Entries in Mid-Term Elections (10)


Will Majority of Americans Not Vote in 2010 Midterm Elections? 

Photo Courtesy - Getty Images(WASHINGTON) -- Texas native Darrell Worthy has loyally cast ballots for Democrats in every election since he reached the legal voting age in 2000. But the self-described "progressive voter" said he's not going to vote Tuesday.

"It's a protest toward the inefficacy of what Democrats have done with their power," the 28-year-old college psychology professor told ABC News. "They've controlled both houses [of Congress] and the presidency, and I thought they could have done a lot more."

Never mind health care reform, financial regulatory reform, or an economic recovery package many economists say eased the recession. Worthy and voters like him, who were swept up by Democrats' message of "change" in 2008, have apparently been frustrated by Washington's slow progress and are now among the ranks of voters choosing to stay home.

"Non-voters are far more Democratic in their political leaning, more likely to favor activist government, including the health care legislation, and more likely to approve of Obama's performance in office," said Scott Keeter of the nonpartisan Pew Research Center, which compiled a comparison of attitudes between 2010 voters and non-voters for ABC News.

Fifty-four percent of non-voters this year identify themselves as Democrats, compared to just 30 percent who align with Republicans, the Pew survey found. Non-voters are also overwhelmingly more likely to profess ignorance of the Tea Party than their likely voter peers.

While the voter engagement gap has traditionally been a challenge for Democrats in midterm elections, it is particularly significant this year with Tea Party-led enthusiasm expected to drive turnout for GOP candidates.

"Voter turnout will literally decide the outcome of about 50 make-or-break races," Democratic strategist Paul Begala warned supporters Wednesday in an e-mail message sent on behalf of the Democratic Congressional Campaign Committee.

Analysts say that despite the efforts of both parties to rally their bases, a majority of voters will still likely choose not to cast a vote Tuesday -- a pattern in midterm elections over the past 30 years.

Copyright 2010 ABC News Radio


DNC, RNC Spokesmen Set Expectations for Election Day

Photo Courtesy - Getty Images(WASHINGTON) -- Other than, of course, the voting, it's all about the expectations-setting now -- with both major political parties' fates judged not just based on numbers of votes, but how they fare against the collective conventional wisdom.

ABC News invited the communications directors for the Democratic National Committee and the Republican National Committee to make their final pitches.

The DNC's Brad Woodhouse said the night won't be as bad as Republicans might have voters believe.

"I think it is great -- just go ahead and set those expectations," Woodhouse told us. "But I will tell you: we feel really good about what we are seeing in the early vote. If there was going to be a tsunami, it would be in the early vote. We are winning with sporadic and new voters and we are running even or ahead in the other states with actual votes...I think we can surprise some people."

The RNC’s Doug Heye joked that the empty studio he was in made him "feel like I am at the Obama rally."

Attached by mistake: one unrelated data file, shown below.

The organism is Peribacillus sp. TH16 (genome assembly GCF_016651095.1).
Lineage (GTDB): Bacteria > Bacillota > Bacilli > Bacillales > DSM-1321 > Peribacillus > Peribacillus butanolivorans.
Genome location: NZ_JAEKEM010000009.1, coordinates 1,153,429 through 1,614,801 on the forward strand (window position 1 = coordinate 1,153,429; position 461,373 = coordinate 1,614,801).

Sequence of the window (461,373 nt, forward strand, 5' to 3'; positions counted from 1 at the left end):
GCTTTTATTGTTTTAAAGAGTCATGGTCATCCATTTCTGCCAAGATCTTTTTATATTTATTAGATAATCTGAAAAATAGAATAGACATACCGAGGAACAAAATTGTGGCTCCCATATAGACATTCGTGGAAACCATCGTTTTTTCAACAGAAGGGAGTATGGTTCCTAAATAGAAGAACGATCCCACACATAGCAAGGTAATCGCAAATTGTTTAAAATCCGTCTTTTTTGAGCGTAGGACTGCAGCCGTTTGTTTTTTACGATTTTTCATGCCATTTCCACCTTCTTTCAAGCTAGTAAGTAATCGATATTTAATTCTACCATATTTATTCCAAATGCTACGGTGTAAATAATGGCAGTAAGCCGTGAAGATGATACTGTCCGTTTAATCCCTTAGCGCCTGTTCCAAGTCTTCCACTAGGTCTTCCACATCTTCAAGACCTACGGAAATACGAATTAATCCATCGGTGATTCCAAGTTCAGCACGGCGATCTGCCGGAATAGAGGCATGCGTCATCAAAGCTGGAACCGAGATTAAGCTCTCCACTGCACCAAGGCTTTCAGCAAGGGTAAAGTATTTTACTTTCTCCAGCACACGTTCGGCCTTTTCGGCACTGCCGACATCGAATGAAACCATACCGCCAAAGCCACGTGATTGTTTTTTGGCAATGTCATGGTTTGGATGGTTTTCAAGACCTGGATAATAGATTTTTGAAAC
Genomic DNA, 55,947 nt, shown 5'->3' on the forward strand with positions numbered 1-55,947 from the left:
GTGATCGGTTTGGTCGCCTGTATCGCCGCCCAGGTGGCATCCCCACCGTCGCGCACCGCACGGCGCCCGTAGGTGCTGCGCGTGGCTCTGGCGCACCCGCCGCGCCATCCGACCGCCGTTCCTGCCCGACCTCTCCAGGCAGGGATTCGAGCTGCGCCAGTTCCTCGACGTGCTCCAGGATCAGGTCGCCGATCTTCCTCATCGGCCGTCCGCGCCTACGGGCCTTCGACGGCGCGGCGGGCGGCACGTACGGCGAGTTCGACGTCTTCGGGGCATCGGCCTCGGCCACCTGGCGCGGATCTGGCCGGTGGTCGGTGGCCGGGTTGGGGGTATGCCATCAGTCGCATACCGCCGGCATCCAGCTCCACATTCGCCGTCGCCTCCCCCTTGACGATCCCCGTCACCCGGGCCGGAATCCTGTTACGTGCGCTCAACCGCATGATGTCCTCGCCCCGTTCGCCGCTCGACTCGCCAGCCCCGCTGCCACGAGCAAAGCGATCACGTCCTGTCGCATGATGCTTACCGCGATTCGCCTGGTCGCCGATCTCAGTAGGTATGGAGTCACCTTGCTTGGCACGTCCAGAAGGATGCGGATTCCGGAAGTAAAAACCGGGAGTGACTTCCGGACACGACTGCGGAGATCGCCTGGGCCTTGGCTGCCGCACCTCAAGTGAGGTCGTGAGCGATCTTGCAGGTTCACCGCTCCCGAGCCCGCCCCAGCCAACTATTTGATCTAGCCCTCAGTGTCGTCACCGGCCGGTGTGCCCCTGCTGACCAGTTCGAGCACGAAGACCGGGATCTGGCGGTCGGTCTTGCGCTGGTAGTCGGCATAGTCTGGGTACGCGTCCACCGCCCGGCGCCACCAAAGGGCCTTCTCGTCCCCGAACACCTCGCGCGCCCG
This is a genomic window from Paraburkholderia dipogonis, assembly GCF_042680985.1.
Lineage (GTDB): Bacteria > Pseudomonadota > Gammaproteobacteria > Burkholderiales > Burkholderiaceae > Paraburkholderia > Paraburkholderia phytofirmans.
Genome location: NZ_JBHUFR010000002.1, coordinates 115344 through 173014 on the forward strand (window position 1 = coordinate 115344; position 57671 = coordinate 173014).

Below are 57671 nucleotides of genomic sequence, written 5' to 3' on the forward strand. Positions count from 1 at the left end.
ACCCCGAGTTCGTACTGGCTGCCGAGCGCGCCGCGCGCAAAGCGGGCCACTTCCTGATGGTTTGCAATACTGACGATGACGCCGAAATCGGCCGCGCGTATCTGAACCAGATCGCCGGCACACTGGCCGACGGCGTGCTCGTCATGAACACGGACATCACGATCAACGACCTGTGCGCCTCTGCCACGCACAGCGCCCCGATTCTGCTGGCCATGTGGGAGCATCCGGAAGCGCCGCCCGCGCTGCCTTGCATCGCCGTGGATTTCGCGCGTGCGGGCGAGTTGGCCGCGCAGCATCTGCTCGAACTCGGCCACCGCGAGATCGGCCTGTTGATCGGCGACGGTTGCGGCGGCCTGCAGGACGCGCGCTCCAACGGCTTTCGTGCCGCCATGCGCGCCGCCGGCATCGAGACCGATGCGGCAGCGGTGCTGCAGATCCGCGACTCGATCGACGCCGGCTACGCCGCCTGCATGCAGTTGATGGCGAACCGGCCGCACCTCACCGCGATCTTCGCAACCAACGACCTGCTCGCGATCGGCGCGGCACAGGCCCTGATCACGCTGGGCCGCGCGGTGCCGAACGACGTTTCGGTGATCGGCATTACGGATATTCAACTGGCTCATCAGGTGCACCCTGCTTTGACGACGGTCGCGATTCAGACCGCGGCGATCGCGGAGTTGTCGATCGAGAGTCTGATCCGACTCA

"The voters certainly want to make adjustments and corrections and whatever number people want to pick out and speculate...we are optimistic," Heye said. "We are seeing, in our early voting in Florida, where we are clobbering the DNC who clobbered us in 2008 in early voting. We think we are in a good position, and to use a sports term: We have got the ball, it is the end of the game, we want to score the basket."

Woodhouse said Democrats should have been less shy about touting their accomplishments on items like health care.

"That has been our perspective the whole time. If you take tough votes, if you think that the votes are right, then you should be proud of what you voted for," he said. "I am not sure what we could have done to change the dynamic of the election. One thing we do have though is a ground game that is turning people out, and I think we are going to surprise people tomorrow."

We also asked them both if they'd like their opposing party chairman -- the DNC's Tim Kaine and the RNC's Michael Steele -- to serve additional terms.

Said Heye: "If that is what the chairman of the Democrats wants, that is fine. We don't care who their chairman is, we care about who the candidate is."

Said Woodhouse: "I would like to see nothing more than to see Michael Steele reelected as the chair of the Republican National Committee."

Copyright 2010 ABC News Radio


NRCC Chairman: 'Easily 95 to 100' House Seats in Play

Photo Courtesy - Getty Images(WASHINGTON) -- Republican leaders say they are continuing to see the map of competitive races expand in the final days of the race, with even longtime incumbents like Rep. Barney Frank, D-Mass., and Rep. Jim Oberstar, D-Minn., among Democrats who are facing unexpectedly tough challenges.

On ABC’s Top Line Thursday, the chairman of the National Republican Congressional Committee, Rep.  Pete Sessions, said his party’s candidates are already “well ahead” in the “low 40s” of seats -- more than enough to take over the majority.

He said another 60 or so seats will be toss-ups right through Election Day.

“Within the margin of error, I would say there are easily 95 to 100 seats,” Sessions, R-Texas, told us live from Dallas Thursday.  “The competitive seats that are in there where Republicans are ahead are already in the low 40s -- where we think Republicans are well ahead and based upon the turnout and what happens on the day of the election we will go ahead and win.